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Deitle v. United States

April 27, 1962

ROBERT EARL DEITLE, PETITIONER-APPELLANT,
v.
UNITED STATES OF AMERICA, RESPONDENT-APPELLEE.



Author: Hastings

Before HASTINGS, Chief Judge, and SCHNACKENBERG and KILEY, Circuit Judges.

HASTINGS, Chief Judge.

This is an appeal from an order of the United States District Court for the Western District of Wisconsin, Honorable Patrick T. Stone, presiding. Such order denied defendant's motion of June 5, 1959, filed pursuant to 28 U.S.C.A. § 2255, to vacate judgments.

The motion challenged the validity of four judgments of conviction entered on pleas of guilty to three informations and one indictment charging defendant with violations of 18 U.S.C.A. § 2314 (causing forged securities to be transported in interstate commerce with unlawful or fraudulent intent).

Petitioner, Robert Earl Deitle (defendant), prosecuted this appeal pro se and was not present in court or represented by counsel at the time fixed for oral argument. He did not request appointment of appellate counsel. We ordered the appeal submitted on the record and briefs of both parties, without oral argument.

The district court first entertained defendant's motion to vacate the judgments in question on June 16, 1959, without requiring defendant to be present. After a hearing in defendant's absence, the motion was denied. On appeal to this court, the order of the district court was affirmed. United States v. Deitle, 7 Cir., 274 F.2d 117 (1960).

The opinion of this court in the first appeal fully sets out the background of this proceeding up to that time. We adopt it by reference and shall not repeat it here.

On June 27, 1960, the Supreme Court in a Per Curiam order granted petitioner's pro se motion for leave to proceed in forma pauperis and granted his petition for writ of certiorari. The Court ordered: "The judgment is vacated and the case is remanded to the District Court for a hearing at which petitioner should be present." Deitle v. United States, 364 U.S. 284, 80 S. Ct. 1622, 4 L. Ed. 2d 1720 (1960).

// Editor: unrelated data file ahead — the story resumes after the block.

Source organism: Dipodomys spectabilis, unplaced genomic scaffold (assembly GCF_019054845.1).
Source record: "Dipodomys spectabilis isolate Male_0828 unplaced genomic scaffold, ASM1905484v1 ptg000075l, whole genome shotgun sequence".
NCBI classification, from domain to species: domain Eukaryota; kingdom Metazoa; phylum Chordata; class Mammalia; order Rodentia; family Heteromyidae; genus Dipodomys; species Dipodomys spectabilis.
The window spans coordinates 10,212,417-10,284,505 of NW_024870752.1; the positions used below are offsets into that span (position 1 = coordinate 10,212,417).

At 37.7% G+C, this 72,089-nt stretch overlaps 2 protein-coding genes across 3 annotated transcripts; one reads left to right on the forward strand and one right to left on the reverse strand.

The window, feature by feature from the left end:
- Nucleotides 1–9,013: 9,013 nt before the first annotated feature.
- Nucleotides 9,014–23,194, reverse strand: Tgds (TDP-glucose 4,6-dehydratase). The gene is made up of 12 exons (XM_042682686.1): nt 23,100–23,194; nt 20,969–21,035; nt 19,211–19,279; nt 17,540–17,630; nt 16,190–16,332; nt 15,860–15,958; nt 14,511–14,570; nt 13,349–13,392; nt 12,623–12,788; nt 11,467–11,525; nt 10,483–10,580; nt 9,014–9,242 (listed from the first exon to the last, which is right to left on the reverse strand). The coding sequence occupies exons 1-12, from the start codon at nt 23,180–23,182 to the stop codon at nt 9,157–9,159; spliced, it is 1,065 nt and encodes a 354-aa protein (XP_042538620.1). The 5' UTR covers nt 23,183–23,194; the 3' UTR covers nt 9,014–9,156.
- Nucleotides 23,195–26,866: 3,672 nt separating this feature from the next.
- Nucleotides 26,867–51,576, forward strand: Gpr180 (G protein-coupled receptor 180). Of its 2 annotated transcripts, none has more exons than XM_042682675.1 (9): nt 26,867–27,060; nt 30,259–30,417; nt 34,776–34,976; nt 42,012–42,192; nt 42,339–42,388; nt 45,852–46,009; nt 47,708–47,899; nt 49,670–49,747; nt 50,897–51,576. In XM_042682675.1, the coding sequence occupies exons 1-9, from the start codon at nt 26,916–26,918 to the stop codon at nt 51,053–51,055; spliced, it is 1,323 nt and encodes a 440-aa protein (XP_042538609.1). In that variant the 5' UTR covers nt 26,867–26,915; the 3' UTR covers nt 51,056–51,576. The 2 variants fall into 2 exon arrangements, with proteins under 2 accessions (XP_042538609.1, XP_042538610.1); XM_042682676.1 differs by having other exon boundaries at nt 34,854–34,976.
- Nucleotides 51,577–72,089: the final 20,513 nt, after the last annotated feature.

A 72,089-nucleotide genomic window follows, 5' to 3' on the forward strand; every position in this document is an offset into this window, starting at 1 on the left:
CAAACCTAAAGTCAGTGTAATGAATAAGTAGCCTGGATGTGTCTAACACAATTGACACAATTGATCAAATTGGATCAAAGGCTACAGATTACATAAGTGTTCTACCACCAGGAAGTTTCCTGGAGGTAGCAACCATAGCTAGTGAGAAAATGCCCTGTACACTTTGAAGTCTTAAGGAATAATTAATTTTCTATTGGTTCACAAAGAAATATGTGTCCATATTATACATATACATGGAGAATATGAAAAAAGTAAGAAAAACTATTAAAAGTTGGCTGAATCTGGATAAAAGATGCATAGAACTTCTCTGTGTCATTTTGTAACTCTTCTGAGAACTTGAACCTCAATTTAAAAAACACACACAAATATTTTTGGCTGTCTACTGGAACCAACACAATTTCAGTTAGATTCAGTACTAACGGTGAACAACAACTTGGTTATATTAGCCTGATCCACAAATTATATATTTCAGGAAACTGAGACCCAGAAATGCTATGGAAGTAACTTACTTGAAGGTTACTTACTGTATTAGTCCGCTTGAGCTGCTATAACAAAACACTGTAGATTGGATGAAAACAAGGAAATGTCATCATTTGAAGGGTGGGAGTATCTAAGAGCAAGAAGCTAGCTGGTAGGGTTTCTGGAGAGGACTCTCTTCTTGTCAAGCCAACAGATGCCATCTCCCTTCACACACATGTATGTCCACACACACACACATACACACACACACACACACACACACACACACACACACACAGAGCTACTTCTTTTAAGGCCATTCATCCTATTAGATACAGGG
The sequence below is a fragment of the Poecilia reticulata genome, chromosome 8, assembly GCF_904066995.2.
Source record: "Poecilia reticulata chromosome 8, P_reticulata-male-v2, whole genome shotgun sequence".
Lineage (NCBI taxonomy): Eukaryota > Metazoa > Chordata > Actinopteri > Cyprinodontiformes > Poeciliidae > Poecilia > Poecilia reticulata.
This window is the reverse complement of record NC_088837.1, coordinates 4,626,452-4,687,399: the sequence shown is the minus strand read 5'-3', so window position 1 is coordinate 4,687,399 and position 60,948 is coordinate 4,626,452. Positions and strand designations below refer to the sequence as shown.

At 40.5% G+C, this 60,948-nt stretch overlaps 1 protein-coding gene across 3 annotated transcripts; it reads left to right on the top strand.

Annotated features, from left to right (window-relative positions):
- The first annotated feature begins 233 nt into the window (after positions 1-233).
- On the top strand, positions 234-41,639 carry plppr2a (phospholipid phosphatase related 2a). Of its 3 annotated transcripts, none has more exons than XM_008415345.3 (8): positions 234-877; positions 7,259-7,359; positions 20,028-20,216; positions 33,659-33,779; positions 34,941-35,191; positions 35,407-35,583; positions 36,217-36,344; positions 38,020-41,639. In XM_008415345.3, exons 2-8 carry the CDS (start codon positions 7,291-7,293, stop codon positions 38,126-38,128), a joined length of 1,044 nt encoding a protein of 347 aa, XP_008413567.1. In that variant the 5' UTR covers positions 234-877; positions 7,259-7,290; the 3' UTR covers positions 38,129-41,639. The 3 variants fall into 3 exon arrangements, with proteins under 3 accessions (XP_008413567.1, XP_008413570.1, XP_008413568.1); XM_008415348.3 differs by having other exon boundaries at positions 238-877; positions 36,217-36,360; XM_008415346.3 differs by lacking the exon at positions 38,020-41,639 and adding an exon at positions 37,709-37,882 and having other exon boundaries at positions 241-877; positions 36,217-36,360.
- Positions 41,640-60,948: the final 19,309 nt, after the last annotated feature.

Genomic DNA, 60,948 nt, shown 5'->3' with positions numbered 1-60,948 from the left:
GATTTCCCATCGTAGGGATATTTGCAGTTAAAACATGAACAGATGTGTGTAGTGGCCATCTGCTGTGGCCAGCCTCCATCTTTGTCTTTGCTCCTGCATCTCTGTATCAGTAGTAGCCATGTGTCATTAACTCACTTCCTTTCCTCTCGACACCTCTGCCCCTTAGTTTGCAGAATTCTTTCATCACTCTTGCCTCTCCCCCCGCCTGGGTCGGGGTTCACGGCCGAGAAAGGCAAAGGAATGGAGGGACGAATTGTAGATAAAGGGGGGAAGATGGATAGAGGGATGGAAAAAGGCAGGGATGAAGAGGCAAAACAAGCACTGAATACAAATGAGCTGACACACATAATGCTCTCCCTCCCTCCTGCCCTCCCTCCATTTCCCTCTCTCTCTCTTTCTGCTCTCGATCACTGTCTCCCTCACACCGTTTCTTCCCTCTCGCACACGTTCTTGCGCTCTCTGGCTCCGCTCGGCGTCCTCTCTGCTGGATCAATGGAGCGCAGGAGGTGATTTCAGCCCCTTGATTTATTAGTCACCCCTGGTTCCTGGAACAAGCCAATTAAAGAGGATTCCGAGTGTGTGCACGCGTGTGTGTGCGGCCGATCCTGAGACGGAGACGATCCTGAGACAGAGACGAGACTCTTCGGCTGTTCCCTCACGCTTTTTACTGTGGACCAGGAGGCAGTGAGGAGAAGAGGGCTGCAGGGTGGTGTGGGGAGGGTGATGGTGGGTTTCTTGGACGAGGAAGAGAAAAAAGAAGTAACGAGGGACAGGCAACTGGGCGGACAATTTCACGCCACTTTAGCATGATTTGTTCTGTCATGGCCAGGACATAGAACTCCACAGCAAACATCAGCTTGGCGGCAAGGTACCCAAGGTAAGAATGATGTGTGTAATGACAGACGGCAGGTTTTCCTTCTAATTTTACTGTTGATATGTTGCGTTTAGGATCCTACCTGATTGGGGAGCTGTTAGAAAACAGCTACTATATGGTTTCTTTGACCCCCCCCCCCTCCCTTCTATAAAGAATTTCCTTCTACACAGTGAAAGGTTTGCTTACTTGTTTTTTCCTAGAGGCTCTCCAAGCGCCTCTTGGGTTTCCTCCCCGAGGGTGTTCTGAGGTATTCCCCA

A certified copy of the order of remandment by the Supreme Court was filed in the district court on July 27, 1960.

On August 24, 1960, the district court entered a written order in this case setting defendant's Section 2255 motion for hearing in such court at Wausau, Wisconsin, on September 13, 1960, at 2:00 o'clock p.m.; appointing Mr. Stuart G. Gullickson, a reputable member of the Wisconsin bar, as counsel to represent defendant at said hearing; and directing the Warden of the United States Penitentiary at Leavenworth, Kansas "to produce said defendant at said place on the 12th day of September, 1960, to permit defendant to confer with his counsel, Stuart G. Gullickson, appointed by this Court."

Certified copies of this order were mailed to defendant and the warden, together with an appropriate writ of habeas corpus. Defendant received his copy of the order on August 27, 1960.

On September 1, 1960, defendant, acting pro se and without advice of his court appointed counsel, filed a written motion (1) protesting setting the hearing at Wausau, Wisconsin and moving that it be held in Madison, Wisconsin where he was originally sentenced; (2) moving the disqualification of Judge Stone on account of alleged bias and prejudice against him; and (3) moving that 22 named witnesses be subpoenaed as witnesses at the hearing and that four of them produce voluminous records of which not one of such witnesses was the legal custodian.

On September 3, 1960, the district court entered a written order denying the motion in toto and filed a memorandum decision in support of its ruling.

We have carefully examined such motion and the ruling thereon and hold that the district court did not abuse its discretion in so ruling. The Western District of Wisconsin is not divided into divisions. Trial may be had in any location in the district where the court is authorized to sit. Wausau, Wisconsin is such an authorized place. The trial court properly noted that many of the alleged acts complained of by defendant occurred either in Wausau ...


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